While such uses of predictive models to choose actions may have a positive impact, it is important to remember that they burn the weirdness commons. Each unusual action taken based on a predictive model is a signal that something bizarre is going on, which will marginally increase the model’s credence in a manipulative AI existing (even if the true explanation of a non-manipulative predictive model is more likely). This reduces how much new weirdness a later counterfactual can add before a predictive model assumes the correct explanation is manipulative AI. As such, actions should be partially chosen based on their reasonableness, and a few actions with broad effects would be better than many actions with narrow effects. ↩︎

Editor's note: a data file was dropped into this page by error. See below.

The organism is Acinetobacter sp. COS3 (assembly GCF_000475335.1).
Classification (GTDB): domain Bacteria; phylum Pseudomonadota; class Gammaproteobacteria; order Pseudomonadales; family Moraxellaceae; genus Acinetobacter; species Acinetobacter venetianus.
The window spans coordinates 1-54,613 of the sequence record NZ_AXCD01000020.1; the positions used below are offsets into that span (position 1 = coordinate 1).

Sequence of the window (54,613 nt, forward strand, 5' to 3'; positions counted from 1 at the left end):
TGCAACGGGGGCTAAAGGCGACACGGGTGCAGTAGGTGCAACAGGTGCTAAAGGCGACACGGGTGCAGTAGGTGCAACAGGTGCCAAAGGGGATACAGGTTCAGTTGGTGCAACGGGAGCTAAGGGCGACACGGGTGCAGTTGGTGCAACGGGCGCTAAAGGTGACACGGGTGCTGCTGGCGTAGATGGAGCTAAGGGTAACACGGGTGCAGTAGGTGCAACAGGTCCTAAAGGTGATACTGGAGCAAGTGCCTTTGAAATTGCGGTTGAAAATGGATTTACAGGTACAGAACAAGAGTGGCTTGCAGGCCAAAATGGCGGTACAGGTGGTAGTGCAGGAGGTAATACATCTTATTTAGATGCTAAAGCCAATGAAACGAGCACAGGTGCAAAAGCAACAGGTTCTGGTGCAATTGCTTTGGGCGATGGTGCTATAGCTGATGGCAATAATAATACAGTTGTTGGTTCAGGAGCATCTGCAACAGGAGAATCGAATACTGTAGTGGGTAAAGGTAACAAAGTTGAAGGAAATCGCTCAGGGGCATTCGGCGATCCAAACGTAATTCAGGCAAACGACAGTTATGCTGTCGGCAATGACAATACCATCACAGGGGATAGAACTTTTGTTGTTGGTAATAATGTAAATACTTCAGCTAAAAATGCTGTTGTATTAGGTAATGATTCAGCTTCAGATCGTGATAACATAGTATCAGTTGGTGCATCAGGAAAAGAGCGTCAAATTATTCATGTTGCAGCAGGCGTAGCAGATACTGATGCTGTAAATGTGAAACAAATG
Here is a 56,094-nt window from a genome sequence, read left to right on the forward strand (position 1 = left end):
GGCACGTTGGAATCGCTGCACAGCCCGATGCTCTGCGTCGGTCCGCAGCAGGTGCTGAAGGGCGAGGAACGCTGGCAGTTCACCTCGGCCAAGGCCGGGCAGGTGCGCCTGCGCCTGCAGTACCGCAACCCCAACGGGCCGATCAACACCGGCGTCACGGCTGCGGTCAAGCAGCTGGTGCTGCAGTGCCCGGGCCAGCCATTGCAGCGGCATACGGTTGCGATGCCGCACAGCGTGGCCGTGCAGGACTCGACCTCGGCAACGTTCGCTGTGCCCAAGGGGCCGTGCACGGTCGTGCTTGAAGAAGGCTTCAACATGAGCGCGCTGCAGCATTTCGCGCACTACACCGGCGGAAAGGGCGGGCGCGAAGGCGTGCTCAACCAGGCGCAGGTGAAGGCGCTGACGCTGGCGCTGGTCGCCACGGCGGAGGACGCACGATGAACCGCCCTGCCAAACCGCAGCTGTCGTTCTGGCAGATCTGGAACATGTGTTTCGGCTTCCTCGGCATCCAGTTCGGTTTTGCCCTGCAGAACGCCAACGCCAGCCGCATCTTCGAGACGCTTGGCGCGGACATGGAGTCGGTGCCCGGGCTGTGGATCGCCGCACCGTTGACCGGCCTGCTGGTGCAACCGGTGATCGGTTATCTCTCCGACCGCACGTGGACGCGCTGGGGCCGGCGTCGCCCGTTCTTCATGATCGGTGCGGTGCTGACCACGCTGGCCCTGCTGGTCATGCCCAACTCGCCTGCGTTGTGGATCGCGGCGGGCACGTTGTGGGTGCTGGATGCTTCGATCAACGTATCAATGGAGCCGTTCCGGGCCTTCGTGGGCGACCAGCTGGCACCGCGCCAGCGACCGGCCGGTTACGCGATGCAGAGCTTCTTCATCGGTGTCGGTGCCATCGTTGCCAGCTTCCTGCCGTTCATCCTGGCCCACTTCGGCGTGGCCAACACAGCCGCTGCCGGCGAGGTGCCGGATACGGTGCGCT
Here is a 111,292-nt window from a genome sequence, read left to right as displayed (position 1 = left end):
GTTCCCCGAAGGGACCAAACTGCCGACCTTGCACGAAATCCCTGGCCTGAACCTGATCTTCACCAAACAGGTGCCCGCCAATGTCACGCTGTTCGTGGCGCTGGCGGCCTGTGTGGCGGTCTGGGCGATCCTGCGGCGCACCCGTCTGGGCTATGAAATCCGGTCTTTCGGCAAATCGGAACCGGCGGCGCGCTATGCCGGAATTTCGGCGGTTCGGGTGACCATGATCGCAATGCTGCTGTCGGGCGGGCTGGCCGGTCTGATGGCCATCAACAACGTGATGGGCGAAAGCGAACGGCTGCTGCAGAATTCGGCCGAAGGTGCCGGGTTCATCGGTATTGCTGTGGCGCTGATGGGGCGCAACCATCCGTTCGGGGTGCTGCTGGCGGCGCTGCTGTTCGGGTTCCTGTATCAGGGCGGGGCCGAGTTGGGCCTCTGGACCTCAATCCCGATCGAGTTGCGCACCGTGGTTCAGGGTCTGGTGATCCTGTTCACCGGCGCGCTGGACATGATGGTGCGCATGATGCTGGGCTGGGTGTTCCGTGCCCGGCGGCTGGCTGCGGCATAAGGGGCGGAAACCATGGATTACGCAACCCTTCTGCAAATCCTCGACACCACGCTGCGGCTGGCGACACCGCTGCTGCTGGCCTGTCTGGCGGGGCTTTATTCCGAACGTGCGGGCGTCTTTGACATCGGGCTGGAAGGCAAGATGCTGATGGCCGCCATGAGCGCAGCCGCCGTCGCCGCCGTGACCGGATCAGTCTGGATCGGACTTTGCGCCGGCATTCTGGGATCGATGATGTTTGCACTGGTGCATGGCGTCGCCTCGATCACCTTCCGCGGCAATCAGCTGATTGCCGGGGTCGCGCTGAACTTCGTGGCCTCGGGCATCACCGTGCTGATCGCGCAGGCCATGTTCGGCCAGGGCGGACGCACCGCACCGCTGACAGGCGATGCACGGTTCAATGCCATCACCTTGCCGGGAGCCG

Additionally, the Lucassen et al. model assumes that all future malign AIs know exactly what we’re going to condition on and can always spoof it exactly—but that’s clearly not fully true, and to the extent that it isn’t, it should work in our favor. ↩︎